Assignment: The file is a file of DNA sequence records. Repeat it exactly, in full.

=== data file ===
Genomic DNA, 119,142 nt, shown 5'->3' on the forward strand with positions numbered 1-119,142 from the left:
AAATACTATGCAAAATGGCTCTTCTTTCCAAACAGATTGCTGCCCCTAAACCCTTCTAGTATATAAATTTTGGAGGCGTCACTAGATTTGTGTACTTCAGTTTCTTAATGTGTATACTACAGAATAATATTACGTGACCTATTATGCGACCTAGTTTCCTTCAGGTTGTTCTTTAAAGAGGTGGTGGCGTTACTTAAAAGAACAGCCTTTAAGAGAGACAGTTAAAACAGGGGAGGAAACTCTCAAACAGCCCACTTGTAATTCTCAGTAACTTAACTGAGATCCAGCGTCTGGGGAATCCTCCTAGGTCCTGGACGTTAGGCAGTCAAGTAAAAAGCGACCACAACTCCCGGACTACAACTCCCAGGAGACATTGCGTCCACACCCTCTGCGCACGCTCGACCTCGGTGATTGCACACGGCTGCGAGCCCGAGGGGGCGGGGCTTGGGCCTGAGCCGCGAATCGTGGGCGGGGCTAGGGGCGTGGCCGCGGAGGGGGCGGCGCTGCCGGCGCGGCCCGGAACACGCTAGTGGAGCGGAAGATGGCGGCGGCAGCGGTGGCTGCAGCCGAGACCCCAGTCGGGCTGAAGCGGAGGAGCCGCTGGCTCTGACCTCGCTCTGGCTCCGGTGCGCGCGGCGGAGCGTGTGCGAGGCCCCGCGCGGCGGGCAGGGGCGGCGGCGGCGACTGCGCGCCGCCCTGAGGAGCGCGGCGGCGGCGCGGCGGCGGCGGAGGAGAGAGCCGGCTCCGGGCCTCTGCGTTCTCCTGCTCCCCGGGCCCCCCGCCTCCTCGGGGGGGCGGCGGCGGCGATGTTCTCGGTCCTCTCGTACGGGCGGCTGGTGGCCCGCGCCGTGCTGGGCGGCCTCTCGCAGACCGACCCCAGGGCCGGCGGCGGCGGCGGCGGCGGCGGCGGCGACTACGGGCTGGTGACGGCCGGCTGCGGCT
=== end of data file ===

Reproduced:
Genomic DNA, 119,142 nt, shown 5'->3' on the forward strand with positions numbered 1-119,142 from the left:
AAATACTATGCAAAATGGCTCTTCTTTCCAAACAGATTGCTGCCCCTAAACCCTTCTAGTATATAAATTTTGGAGGCGTCACTAGATTTGTGTACTTCAGTTTCTTAATGTGTATACTACAGAATAATATTACGTGACCTATTATGCGACCTAGTTTCCTTCAGGTTGTTCTTTAAAGAGGTGGTGGCGTTACTTAAAAGAACAGCCTTTAAGAGAGACAGTTAAAACAGGGGAGGAAACTCTCAAACAGCCCACTTGTAATTCTCAGTAACTTAACTGAGATCCAGCGTCTGGGGAATCCTCCTAGGTCCTGGACGTTAGGCAGTCAAGTAAAAAGCGACCACAACTCCCGGACTACAACTCCCAGGAGACATTGCGTCCACACCCTCTGCGCACGCTCGACCTCGGTGATTGCACACGGCTGCGAGCCCGAGGGGGCGGGGCTTGGGCCTGAGCCGCGAATCGTGGGCGGGGCTAGGGGCGTGGCCGCGGAGGGGGCGGCGCTGCCGGCGCGGCCCGGAACACGCTAGTGGAGCGGAAGATGGCGGCGGCAGCGGTGGCTGCAGCCGAGACCCCAGTCGGGCTGAAGCGGAGGAGCCGCTGGCTCTGACCTCGCTCTGGCTCCGGTGCGCGCGGCGGAGCGTGTGCGAGGCCCCGCGCGGCGGGCAGGGGCGGCGGCGGCGACTGCGCGCCGCCCTGAGGAGCGCGGCGGCGGCGCGGCGGCGGCGGAGGAGAGAGCCGGCTCCGGGCCTCTGCGTTCTCCTGCTCCCCGGGCCCCCCGCCTCCTCGGGGGGGCGGCGGCGGCGATGTTCTCGGTCCTCTCGTACGGGCGGCTGGTGGCCCGCGCCGTGCTGGGCGGCCTCTCGCAGACCGACCCCAGGGCCGGCGGCGGCGGCGGCGGCGGCGGCGGCGACTACGGGCTGGTGACGGCCGGCTGCGGCT